We also visited the Cascade Brewery, which is the oldest brewery in Australia established in 1824, went on their brewery tour and sampled some of their best beers and ciders. The 'Beer' bell at the entrance of the brewery has an interesting history. In the early days of the brewery workers were allowed to "sample" beer at any time of the working day. Needless to say this led to dwindling of profits and some unruliness and a new rule was introduced: The 'Beer' bell was rung four times a day at morning tea, lunch time, afternoon tea and knock-off time when workers could quench their thirsts with a pint...or two. Not a bad place to work! This all changed in modern times when the management stopped the 'Beer' bell practice but this led to a go-slow strike and the negotiated compromise was that every permanent worker gets a carton of beer (24) to take home every fortnight, a practice that is still being upheld today.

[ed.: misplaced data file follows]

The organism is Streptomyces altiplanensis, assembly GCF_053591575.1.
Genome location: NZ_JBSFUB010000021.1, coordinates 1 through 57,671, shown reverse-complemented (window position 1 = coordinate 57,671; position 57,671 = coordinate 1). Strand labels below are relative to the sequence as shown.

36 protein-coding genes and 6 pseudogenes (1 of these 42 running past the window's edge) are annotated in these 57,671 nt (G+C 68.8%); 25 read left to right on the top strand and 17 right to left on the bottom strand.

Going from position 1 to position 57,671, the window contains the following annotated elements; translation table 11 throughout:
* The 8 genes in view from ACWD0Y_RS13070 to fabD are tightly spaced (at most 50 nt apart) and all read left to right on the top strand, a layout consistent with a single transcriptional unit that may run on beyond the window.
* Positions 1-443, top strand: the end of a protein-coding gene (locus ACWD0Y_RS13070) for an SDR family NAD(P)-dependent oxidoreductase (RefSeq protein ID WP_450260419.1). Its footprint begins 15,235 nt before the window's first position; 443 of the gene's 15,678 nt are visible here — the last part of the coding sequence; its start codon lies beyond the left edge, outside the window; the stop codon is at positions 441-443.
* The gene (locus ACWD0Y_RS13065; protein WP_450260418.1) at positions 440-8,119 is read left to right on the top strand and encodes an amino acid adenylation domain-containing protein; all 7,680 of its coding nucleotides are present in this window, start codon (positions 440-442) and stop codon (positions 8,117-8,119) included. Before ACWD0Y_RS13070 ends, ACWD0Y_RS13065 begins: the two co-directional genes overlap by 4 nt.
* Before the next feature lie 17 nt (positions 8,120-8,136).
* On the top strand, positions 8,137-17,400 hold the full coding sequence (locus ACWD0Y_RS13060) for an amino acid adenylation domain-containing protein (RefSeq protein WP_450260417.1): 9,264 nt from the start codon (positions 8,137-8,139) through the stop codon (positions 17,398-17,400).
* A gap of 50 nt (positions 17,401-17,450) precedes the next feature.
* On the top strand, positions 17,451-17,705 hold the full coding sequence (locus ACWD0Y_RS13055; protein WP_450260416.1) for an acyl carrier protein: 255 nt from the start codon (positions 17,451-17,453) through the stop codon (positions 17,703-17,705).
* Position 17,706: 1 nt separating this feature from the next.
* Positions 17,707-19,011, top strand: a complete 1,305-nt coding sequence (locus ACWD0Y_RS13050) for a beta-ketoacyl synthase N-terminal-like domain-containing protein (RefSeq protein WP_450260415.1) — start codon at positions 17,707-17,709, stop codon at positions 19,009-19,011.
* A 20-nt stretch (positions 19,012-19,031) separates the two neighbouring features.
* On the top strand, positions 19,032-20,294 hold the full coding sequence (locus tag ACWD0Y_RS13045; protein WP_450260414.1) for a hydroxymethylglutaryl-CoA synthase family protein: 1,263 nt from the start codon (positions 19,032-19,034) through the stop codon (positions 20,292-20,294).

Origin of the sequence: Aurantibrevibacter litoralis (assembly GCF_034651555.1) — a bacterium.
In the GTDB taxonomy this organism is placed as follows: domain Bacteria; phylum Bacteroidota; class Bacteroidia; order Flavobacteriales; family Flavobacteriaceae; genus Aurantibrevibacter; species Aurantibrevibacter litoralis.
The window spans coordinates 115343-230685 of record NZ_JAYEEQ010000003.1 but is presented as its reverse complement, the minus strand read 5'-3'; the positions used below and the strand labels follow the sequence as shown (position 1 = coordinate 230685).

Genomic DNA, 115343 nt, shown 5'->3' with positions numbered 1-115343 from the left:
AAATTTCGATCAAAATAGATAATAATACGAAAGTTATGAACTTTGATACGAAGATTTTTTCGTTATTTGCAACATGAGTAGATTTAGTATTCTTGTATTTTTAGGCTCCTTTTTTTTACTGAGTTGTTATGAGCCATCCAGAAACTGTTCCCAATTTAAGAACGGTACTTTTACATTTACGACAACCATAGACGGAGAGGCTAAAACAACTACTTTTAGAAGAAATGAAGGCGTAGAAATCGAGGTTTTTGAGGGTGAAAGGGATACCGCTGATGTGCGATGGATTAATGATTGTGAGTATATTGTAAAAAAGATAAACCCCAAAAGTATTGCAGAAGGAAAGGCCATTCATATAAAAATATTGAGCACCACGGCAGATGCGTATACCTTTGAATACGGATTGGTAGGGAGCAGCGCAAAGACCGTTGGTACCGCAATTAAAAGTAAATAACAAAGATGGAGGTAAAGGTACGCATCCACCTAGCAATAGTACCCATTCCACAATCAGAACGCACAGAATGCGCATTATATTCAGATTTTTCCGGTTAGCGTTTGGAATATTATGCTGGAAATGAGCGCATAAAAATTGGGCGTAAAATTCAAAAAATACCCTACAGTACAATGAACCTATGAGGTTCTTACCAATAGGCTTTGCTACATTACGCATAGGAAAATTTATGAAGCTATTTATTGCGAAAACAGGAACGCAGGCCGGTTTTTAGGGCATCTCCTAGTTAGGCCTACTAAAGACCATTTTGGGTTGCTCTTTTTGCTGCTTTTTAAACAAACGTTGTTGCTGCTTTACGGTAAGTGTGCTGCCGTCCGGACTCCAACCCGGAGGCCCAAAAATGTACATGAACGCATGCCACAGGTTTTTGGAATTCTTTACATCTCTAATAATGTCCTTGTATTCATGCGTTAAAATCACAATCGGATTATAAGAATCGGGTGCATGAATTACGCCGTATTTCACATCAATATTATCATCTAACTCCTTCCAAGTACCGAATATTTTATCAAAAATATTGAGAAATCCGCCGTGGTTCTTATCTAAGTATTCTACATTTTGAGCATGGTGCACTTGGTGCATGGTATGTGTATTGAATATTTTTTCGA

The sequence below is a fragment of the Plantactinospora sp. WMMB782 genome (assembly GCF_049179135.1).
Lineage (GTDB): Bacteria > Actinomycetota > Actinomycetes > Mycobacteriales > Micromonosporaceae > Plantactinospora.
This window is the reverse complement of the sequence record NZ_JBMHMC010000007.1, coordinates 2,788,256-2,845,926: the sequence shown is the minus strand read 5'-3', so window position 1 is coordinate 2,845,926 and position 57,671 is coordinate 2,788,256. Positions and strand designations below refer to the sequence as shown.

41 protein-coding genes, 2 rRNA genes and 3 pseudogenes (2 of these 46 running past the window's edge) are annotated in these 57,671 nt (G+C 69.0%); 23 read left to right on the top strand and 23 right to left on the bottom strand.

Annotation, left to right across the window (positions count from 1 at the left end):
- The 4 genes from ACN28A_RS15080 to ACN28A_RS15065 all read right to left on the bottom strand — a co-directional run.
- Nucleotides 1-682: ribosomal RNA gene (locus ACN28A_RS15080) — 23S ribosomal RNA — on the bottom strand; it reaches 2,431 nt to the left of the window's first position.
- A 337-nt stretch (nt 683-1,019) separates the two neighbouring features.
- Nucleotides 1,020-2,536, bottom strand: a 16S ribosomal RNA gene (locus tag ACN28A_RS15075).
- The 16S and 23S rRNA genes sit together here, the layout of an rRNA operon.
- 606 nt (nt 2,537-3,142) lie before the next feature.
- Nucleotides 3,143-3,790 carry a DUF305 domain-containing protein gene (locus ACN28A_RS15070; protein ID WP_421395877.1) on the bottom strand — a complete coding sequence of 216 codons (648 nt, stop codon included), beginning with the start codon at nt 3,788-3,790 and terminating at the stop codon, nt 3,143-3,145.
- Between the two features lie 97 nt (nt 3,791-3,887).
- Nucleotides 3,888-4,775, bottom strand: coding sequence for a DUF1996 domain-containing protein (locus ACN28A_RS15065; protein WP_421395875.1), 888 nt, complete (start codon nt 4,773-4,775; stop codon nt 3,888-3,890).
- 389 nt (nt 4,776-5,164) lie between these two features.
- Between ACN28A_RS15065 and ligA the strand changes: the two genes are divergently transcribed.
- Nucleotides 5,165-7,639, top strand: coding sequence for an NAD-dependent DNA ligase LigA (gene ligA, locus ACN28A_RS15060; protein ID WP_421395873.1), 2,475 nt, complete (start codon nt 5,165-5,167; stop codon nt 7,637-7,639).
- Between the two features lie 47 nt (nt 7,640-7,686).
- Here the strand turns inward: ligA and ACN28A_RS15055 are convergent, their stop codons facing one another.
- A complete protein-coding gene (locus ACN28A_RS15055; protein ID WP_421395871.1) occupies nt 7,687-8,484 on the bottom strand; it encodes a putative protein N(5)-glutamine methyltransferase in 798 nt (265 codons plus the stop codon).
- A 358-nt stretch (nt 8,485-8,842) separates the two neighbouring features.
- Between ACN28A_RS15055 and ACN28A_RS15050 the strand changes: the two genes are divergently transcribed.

Hobart's skyline is dominated by Mount Wellington at 1,271 meters above sea level and we took a drive up the steep Pinnacle Road to the top of the wind swept mountain to admire the breathtaking views of Hobart and beyond.

Southern Brown Bandicoots were frequent visitors to our campsite in the evenings and came close enough for clear photographs.

From Hobart we will travel south-east to the Tasman Peninsula to camp at Fortesque Bay.

Hobart CBD

Hobart CBD

Salamanca Market

Salamanca Market

Salamanca Place

Salamanca Place

Battery Point houses

Battery Point houses

Franklin Wharf

Franklin Wharf